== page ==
This post has been sponsored Carapelli®. All thoughts and opinions are my own.
Want to learn how to make harissa? This harissa recipe is spicy, smoky, and garlicky, and it tastes so, so good on pretty much everything. With only a few ingredients, like Carapelli® Olive Oil, learning how to make harissa is a cinch! Make sure you check out my how to make harissa video, too ?
There are a few flavors I’ll never say no to, parts of my taste buds I’ll always want to light up like the Fourth of July. You remember those diagrams from grade school, right? Sweet, salty, sour, bitter… that’s what they say, at least. But for me? I’m pretty sure there are three extra facets to food that my tastebuds set out to deliver.
Spicy. Smoky. Garlicky.
And if you’re a spicy food or garlic lover, I’d imagine you feel the same.
You’re the one that always opts for the spicy barbecue sauce at the rib joint.
The one who winces in simultaneous pain and pleasure when you request “Thai hot” at the local noodle shop, the one who always just assumes the garlic measurement in every single recipe deserves to be doubled.
So when learning how to make harissa came to the mainstream, I immediately fell head over heels. Smoky and spicy dried chiles, plenty of fresh garlic, rich Carapelli® olive oil? I’m in love.
What is Harissa and what spices are in it?
Harissa is a Maghrebi Hot Chili Pepper Paste that’s widely used in Tunisian, Syrian, Lybian and Moroccan cuisine.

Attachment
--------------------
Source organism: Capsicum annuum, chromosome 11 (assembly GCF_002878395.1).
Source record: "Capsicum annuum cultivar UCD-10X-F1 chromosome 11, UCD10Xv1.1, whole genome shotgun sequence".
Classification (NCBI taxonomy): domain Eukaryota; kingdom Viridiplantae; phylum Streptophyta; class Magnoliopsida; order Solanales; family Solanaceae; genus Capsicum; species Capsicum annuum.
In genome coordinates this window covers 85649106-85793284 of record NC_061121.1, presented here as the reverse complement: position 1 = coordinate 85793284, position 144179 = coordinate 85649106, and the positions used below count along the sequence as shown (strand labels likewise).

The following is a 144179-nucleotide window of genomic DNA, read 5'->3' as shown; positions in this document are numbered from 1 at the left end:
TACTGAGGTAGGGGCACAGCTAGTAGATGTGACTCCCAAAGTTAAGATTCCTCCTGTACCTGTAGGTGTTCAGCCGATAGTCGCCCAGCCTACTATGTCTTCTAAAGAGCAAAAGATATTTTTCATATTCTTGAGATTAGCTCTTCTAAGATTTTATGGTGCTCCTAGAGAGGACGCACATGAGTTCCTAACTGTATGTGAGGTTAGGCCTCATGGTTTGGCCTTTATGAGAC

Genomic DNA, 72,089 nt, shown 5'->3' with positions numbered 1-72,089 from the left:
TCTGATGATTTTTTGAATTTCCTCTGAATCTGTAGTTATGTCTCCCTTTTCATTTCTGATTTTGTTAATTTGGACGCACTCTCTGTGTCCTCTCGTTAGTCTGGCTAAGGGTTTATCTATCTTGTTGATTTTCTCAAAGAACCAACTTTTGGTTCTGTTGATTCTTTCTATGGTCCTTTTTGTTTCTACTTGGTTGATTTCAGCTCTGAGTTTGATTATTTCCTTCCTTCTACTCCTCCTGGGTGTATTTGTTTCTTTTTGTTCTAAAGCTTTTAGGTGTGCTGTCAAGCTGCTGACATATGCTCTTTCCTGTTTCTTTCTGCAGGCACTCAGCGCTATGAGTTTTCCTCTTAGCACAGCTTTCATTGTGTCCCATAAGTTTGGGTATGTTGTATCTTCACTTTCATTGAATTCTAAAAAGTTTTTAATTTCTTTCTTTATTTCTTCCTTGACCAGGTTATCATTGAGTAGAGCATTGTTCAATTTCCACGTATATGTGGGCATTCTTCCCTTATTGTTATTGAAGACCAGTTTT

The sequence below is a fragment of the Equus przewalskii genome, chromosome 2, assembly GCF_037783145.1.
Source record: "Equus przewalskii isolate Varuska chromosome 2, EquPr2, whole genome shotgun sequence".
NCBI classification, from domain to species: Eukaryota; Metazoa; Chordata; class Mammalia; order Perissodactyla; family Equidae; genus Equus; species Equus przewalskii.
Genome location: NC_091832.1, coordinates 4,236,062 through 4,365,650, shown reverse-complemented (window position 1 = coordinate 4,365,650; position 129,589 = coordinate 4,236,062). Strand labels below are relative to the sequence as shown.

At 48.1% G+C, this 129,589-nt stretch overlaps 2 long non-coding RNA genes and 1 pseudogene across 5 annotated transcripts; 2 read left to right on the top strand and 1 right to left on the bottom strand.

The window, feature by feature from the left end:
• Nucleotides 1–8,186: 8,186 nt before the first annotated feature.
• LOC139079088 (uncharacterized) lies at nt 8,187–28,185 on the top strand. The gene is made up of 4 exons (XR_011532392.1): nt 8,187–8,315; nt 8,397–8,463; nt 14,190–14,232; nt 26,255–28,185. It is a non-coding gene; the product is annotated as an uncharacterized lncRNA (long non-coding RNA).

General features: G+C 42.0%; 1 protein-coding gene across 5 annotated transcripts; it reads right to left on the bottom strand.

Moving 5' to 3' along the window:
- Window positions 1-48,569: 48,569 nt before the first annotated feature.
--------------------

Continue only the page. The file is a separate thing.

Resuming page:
It is a divine combination of softened smoky dried chiles, fresh garlic (and plenty of it!), a freshly roasted red pepper, coriander, caraway seeds, cumin, and a peppery, high-quality olive oil.
Why you really want to learn how to make Harissa:
- Homemade Harissa Paste is amazing in pretty much everything. I actually started keeping a jar on hand at all times, a spoonful certain to liven up any ol’ dish, taking a boring Tuesday dinner to level ten in seconds.
- Harissa is way more flavorful when homemade! While you can buy Harissa in tubes, cans or jars at pretty much every grocery store these days, I do urge you to learn how to make Harissa at home.
- Making Harissa is really easy and fun and once you’ve started to jazz up all of your favorite foods with it, you will find yourself whipping up a new batch almost every other week! It’s THAT good!
It was the trip I took with my mom last spring that really did me in, really formalized my obsession with North African and Middle Eastern foods.
To celebrate a couple milestone birthdays, my mom booked us a trip on a Viking River Cruise throughout Germany, Austria, and Hungary.
We found ourselves on a walking tour through the Viennese farmer’s market with the ship’s chef, learning about the local produce and fare, noticing we were, at the same time, surrounded by the stalls brimming with spices, oils, and sweets from so many other cultures.
A spice stall, in particular, grabbed hold of me, and I held up the entire group to pore through the thousands of bags of North African spice mixes, inspiring half the group to pick up a few bags of the stuff, too.
From ras el hanout to dukkah, baharat to za’atar, I stocked up on the stuffed little sacks of spices, finally coming across worthy gifts for the family I’d left behind.
The headiness of the stall, the excitement to integrate these new flavors into our cooking at home that I felt, it all filled me with the inspiration to branch out, to reach beyond the palate we typically play within.